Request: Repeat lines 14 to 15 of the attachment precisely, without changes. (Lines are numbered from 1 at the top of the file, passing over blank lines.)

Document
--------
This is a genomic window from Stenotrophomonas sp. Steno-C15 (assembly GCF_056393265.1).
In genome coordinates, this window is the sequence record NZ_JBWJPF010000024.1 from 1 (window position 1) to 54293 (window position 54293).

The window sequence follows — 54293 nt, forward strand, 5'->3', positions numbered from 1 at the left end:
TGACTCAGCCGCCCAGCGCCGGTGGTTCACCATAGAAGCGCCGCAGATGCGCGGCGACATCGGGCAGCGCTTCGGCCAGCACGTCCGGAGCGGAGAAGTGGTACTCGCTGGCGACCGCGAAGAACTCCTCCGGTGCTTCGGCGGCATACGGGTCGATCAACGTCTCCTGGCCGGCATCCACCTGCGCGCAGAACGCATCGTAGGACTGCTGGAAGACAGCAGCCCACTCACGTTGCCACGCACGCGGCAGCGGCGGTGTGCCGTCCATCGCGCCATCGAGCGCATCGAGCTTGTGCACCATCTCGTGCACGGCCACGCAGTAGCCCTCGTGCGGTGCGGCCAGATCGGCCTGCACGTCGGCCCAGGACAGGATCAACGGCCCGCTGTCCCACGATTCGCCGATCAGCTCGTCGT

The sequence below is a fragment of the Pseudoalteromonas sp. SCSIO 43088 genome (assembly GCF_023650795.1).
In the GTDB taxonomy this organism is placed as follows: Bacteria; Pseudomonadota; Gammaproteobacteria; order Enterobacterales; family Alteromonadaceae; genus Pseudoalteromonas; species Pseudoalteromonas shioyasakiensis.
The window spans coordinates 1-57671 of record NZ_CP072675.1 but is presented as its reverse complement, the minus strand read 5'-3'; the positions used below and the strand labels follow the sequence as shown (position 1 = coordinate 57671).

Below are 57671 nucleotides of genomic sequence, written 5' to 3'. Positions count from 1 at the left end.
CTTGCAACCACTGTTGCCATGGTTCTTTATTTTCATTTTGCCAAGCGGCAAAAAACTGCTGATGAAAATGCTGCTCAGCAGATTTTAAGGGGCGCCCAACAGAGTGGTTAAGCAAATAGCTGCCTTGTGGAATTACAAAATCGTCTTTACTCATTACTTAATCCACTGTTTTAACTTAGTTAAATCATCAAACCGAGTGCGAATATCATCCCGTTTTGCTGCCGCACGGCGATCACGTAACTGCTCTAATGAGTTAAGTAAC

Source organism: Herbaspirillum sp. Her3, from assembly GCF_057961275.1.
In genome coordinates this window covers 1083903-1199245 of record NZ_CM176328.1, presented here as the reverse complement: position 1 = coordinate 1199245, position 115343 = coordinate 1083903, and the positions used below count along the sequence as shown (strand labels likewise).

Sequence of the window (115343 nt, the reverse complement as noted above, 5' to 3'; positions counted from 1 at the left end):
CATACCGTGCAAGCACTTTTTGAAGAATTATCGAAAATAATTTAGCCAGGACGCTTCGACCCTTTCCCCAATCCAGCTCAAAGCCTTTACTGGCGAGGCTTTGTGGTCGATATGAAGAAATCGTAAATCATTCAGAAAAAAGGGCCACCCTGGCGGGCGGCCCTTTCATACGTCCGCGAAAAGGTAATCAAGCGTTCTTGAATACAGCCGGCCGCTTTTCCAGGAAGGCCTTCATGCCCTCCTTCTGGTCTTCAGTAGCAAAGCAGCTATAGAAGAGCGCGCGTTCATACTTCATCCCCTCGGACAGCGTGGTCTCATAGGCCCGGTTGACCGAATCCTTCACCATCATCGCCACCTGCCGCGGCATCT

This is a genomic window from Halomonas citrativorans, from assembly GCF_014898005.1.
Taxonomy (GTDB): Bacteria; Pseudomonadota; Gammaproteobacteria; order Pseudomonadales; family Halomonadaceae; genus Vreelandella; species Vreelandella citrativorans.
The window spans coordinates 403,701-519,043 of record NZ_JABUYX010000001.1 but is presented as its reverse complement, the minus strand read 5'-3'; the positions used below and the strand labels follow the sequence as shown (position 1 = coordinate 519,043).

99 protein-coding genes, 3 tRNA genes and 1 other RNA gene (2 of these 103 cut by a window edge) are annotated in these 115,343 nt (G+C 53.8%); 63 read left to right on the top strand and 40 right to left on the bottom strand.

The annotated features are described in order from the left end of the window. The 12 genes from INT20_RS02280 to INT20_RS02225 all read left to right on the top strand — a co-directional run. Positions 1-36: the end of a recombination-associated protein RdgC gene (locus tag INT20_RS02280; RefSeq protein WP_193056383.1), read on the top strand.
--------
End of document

This is a genomic window from Halomonas citrativorans, from assembly GCF_014898005.1.
Taxonomy (GTDB): Bacteria; Pseudomonadota; Gammaproteobacteria; order Pseudomonadales; family Halomonadaceae; genus Vreelandella; species Vreelandella citrativorans.